Gender-based violence (GBV) continues to affect millions of women and children around the globe, with one in every three women estimated to be physically, sexually, or otherwise abused in her lifetime, according to the World Health Organisation. This number is thought to be even higher in South Africa, where research from The Lancet Psychiatry Commission indicates that almost 50% of females over the age of 15 have experienced physical or sexual abuse.
The 16 Days of Activism Against Gender-Based Violence campaign seeks to highlight and bring awareness to the negative impact that GBV has on females. Running annually from 25 November (International Day for the Elimination of Violence Against Women) to 10 December (International Human Rights Day) the campaign provides an opportunity to increase education about GBV and femicide.
“Sadly, GBV is a very real danger for far too many women and young girls in South Africa,” says Peter Olyott, CEO of financial services provider, Indwe Risk Services (Indwe). “It is a complex social issue that is incredibly difficult to address and that is why the 16 Days of Activism campaign is so important. The only way to overcome the scourge of GBV is to understand it and to face it head-on.”
Understanding GBV in South Africa
UN Women explains GBV as violence that is directed towards a person because of their gender. In South Africa and the world over, GBV disproportionately affects women. Psychological trauma and physical injury are the main concerns, however, GBV has considerable knock-on effects across society. The high prevalence of GBV places a significant burden on healthcare facilities as well as the criminal justice system. Moreover, GBV is a major driving force of the HIV pandemic in South Africa.
When it comes to GBV there is no single factor that can be blamed. Instead, a comprehensive view of culture, socioeconomic status, religion, and community life is needed. That said, here are some leading causes:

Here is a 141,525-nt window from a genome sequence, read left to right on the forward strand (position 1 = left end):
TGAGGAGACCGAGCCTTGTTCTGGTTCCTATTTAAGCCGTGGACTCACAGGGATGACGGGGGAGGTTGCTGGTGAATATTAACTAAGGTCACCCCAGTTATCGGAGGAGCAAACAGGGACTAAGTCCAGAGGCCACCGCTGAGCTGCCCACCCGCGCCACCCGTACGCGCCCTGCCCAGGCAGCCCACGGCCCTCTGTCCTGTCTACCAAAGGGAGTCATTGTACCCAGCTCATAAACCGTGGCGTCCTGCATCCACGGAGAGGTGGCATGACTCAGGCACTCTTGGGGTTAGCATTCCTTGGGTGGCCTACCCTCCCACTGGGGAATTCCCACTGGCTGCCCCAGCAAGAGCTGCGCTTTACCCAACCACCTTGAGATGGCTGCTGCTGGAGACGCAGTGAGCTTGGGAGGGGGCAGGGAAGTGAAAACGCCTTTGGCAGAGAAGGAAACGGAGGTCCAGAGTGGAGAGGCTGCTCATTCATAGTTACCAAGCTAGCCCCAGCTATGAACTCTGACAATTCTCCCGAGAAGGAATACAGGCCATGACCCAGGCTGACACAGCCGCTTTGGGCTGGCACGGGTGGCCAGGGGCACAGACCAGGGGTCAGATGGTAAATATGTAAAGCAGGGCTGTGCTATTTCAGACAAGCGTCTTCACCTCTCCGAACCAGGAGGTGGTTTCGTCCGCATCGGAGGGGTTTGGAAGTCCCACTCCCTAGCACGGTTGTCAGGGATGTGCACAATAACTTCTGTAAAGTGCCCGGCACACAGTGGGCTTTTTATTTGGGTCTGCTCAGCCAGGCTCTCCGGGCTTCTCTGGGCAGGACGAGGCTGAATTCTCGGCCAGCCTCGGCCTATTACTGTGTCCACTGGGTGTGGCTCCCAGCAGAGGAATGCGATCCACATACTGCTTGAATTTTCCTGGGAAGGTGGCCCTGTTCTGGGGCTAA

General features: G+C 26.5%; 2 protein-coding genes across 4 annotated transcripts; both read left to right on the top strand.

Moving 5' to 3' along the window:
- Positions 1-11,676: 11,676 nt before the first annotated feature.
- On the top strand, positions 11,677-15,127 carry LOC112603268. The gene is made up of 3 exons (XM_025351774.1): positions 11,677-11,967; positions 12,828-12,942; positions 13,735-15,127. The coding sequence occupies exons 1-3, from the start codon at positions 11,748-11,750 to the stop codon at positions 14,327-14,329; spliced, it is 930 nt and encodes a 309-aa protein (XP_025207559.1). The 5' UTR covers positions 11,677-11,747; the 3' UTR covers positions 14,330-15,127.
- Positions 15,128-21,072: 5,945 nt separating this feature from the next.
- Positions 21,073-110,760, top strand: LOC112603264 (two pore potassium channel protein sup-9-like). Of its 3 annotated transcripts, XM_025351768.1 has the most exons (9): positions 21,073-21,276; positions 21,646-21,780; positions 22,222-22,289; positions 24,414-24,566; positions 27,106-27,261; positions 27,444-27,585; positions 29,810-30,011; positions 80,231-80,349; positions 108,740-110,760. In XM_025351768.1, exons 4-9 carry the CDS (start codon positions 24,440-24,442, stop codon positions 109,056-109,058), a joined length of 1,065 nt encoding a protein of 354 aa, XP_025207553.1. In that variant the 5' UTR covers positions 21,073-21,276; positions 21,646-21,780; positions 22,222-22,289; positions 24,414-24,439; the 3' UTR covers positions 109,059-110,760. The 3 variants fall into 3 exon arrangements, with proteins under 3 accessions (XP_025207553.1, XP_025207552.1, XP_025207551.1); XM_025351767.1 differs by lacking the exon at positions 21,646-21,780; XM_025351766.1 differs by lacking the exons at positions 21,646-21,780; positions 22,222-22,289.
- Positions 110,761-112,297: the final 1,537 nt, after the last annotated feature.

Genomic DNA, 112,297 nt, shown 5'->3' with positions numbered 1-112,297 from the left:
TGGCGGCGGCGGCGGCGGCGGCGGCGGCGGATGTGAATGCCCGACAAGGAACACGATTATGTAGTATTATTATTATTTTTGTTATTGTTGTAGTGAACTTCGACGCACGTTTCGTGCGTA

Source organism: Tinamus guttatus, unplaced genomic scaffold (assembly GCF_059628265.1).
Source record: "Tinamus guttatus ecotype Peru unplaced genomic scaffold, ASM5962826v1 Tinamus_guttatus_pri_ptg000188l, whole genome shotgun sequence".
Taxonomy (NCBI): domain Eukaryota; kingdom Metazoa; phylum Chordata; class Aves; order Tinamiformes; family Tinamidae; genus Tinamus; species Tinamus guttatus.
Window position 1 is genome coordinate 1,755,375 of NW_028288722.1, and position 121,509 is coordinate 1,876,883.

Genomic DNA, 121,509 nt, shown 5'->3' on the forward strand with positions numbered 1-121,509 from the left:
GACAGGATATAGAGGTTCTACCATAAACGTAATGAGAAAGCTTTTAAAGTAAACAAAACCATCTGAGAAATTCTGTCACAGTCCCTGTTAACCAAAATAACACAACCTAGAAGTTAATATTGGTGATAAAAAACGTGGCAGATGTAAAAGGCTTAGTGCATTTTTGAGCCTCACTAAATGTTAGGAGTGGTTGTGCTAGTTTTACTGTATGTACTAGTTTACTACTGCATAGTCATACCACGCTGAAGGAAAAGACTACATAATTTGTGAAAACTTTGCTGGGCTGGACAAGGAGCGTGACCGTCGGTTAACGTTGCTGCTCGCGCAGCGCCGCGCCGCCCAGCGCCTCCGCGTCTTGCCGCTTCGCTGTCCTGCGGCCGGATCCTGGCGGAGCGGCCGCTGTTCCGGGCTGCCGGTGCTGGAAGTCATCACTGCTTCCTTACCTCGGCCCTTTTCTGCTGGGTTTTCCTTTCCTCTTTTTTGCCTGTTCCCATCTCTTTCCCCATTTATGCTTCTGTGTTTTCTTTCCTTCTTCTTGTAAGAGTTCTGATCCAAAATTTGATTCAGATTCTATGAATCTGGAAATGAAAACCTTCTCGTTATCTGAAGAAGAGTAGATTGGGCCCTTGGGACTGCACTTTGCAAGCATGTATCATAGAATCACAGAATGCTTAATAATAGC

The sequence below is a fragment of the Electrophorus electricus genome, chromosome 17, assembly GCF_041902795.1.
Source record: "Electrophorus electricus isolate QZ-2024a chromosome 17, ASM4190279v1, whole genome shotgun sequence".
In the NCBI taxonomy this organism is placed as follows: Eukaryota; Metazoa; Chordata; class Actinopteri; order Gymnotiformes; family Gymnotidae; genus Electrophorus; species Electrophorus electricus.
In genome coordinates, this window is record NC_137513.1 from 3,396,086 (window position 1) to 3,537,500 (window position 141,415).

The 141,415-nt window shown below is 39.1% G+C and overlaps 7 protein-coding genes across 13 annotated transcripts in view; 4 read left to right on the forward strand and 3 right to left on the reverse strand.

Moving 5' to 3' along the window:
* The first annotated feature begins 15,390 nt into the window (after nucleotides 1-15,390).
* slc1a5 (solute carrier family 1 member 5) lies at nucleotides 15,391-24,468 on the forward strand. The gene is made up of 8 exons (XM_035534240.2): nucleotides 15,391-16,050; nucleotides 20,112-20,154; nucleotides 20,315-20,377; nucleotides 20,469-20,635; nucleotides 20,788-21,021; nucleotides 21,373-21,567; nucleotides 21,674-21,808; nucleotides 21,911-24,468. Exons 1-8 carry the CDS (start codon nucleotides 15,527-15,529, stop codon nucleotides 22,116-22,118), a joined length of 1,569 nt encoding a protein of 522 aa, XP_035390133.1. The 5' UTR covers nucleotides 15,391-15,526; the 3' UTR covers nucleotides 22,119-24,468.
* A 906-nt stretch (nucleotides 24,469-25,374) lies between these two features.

- Financial dependency, which leads women to return to their abusive partners
- Patriarchal cultures and religions which perpetuate the idea that women are inferior to men
- Alcohol abuse (another key issue facing our society) goes hand-in-hand with GBV as men with alcoholism are three times more likely to commit domestic abuse
Strategies to address GBV
Both prevention and intervention strategies are key to combatting the challenge of GBV. The 16 Days of Activism Against Gender-Based Violence brings these strategies into sharp focus. This international campaign was launched in 1991 with the ultimate goal of eliminating GBV.
Indwe supports this goal with its ‘My Personal Lifeline’ (MPLL) offering, which was launched mid-year in 2021. As part of MPLL, any Indwe client who has the policy can nominate a survivor to receive domestic abuse benefits and support. This lifeline is intended to get the survivor to a place of safety and to limit further intimidation or manipulation by the abuser. The Domestic Violence Assistance includes the following:
- A professional security guard sent to collect the survivor and/or children.
- Assistance in opening a criminal case against the perpetrator.
- Hotel accommodation for up to 3 days to the value of R6 000 per annum.
- A cell phone loaded with pre-paid airtime to the value of R200.
- A debit card pre-loaded with R500.
Says Olyott: “The effects of GBV echo through society, causing a huge economic and human cost. This is why Indwe is positioning itself to help survivors through the MPLL offering.”
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